• Lack of Ventilation
    • Most homes do not have a great amount of ventilation to help move the air out of the home.
  • Second Hand Smoke
    • This smoke dose not go just at my lungs, it also lingers in the air and on surfaces.
  • Dust, Dander, and Dust Mites.
    • The average home has one pound of this form of pollution for approximately every 37 square feet of the home.
  • Cleaning Supplies
    • What many people only think of as a smell from bleach, ammonia and other solvents is actually harmful pollution.

These and many other aspects are things that should be taken into account when you are planning to clean your home. As most Americans spend 80-90% of their lives indoors it is important to know what it is that you surround yourself with.

Most of these indoor problems can be solved with planning, regular airing and cleaning of your home, and a change in your cleaning routine/products.

Saturday, March 10, 2012

Why it's Good for You

Here are some of the natural oils and other ingredients that I put in my products, and what benefits they bring your skin.

Shea Butter: This well known moisturizer has many hidden talents as well. Not only dose it absorb quickly into skin to repair and protect dry and damaged skin it also has healing benefits. In addition to Vitamins A, E, and F Shea Butter has long been used for wounds as it has a natural anti-bacterial property.

Cocoa Butter: Once again we see out Vitamins being offered in this butter, though more importantly Cocoa also offers a high amount of antioxidants that help rejuvenate the skin and slow the aging process. Also this product is often recommended for scars and stretchmarks.

Avocado Oil: This oil rivals Fish oil in the amount of Omega 3 that can be obtained from it, not to mention Vitamins A, D, and E. All of this is known to sooth and soften skin that is dry or aging, even reducing wrinkles. However the benefits do not stop there, Avocado oil is also known to increase the production of collagen, helps relieve eczema and solar keratosis, and speeds in the healing of burns as it is a deep penetrating oil.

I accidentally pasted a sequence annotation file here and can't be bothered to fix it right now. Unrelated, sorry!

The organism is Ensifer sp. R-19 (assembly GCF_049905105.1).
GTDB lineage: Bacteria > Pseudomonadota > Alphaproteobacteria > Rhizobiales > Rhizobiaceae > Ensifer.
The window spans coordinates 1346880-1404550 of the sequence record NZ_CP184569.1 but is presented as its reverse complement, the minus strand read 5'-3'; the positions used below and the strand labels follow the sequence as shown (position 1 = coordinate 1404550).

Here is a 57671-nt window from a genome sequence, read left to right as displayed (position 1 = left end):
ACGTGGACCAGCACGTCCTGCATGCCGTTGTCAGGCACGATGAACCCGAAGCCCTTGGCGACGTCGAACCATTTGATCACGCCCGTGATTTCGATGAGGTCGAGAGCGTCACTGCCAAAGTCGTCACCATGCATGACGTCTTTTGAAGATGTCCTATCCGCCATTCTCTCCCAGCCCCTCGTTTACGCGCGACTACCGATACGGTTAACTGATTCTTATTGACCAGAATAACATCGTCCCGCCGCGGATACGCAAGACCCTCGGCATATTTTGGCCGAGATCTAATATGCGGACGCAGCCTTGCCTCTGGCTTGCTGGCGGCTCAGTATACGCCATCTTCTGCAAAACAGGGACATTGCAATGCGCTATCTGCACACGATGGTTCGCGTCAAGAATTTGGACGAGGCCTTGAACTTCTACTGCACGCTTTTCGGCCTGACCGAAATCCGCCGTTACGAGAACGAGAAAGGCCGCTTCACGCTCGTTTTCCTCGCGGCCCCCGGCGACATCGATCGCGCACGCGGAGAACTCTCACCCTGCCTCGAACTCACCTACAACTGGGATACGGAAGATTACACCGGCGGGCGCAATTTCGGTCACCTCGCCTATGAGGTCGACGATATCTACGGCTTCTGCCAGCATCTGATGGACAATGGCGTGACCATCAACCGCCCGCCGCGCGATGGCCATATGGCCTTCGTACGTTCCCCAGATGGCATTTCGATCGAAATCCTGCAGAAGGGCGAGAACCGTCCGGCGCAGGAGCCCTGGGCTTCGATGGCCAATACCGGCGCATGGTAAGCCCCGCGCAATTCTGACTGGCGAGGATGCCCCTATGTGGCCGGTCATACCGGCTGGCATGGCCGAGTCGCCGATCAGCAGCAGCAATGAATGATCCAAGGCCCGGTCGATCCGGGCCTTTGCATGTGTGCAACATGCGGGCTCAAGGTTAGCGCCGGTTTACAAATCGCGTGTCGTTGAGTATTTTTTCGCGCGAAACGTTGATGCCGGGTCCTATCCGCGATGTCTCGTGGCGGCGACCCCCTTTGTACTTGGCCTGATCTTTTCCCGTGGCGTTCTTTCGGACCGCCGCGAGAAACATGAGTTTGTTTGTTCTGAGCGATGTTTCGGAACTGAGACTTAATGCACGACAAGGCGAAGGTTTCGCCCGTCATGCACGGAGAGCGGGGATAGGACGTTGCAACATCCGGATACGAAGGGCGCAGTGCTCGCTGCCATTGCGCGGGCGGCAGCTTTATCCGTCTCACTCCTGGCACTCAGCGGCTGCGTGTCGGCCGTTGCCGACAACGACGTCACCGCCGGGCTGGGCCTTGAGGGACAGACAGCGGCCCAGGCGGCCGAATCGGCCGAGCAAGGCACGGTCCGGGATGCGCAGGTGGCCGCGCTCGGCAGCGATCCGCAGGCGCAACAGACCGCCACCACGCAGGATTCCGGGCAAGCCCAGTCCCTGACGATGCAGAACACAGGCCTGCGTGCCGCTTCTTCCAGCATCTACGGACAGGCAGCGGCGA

Grapeseed Oil: Like all the other oils this one is high in Vitamins and antioxidants. It slows the signs of aging and is good for all skin types. It is often chosen as it is very effective against inflammation and other wonderful helpful uses.

Walnut Oil: Walnut has many special qualities that can be used to enhance our natural health. Helps inflammation, anti aging, better skin.

Olive Oil: Eczema care, deep moisturizing, and skin care.

Bees Wax: For hundreds of years beeswax has been used in skin care, even before we knew the reasons it was obvious that it protected from inflammation of the skin. It also has in its unrefined forms antibacterial and antiviral benefits that are both of benefit to the skin. Along with its ability to draw moisture to the skin and seal close to the surface.

What it's Made of

I always find it good to know what it is we are using in our homes and on our bodies. I have given the ingredients for my products below. I always strive to buy my supplies from local producers, along with the highest quality.

Felted Soap
Soap Base
Shea Butter
Cocoa Butter
Avocado Oil
Grape Seed Oil
Walnut Oil
Alpaca Fiber (not wool)

Lip Balm
Bees Wax
Shea Butter
Cocoa Butter
Avocado oil
Grape Seed Oil
Vitamin E

Wood Wax
Bees Wax
Paraffin Wax
Olive Oil

Salt Scrub
Avocado Oil
Grapeseed Oil
Natural Scent

Organic Fibers (As Listed)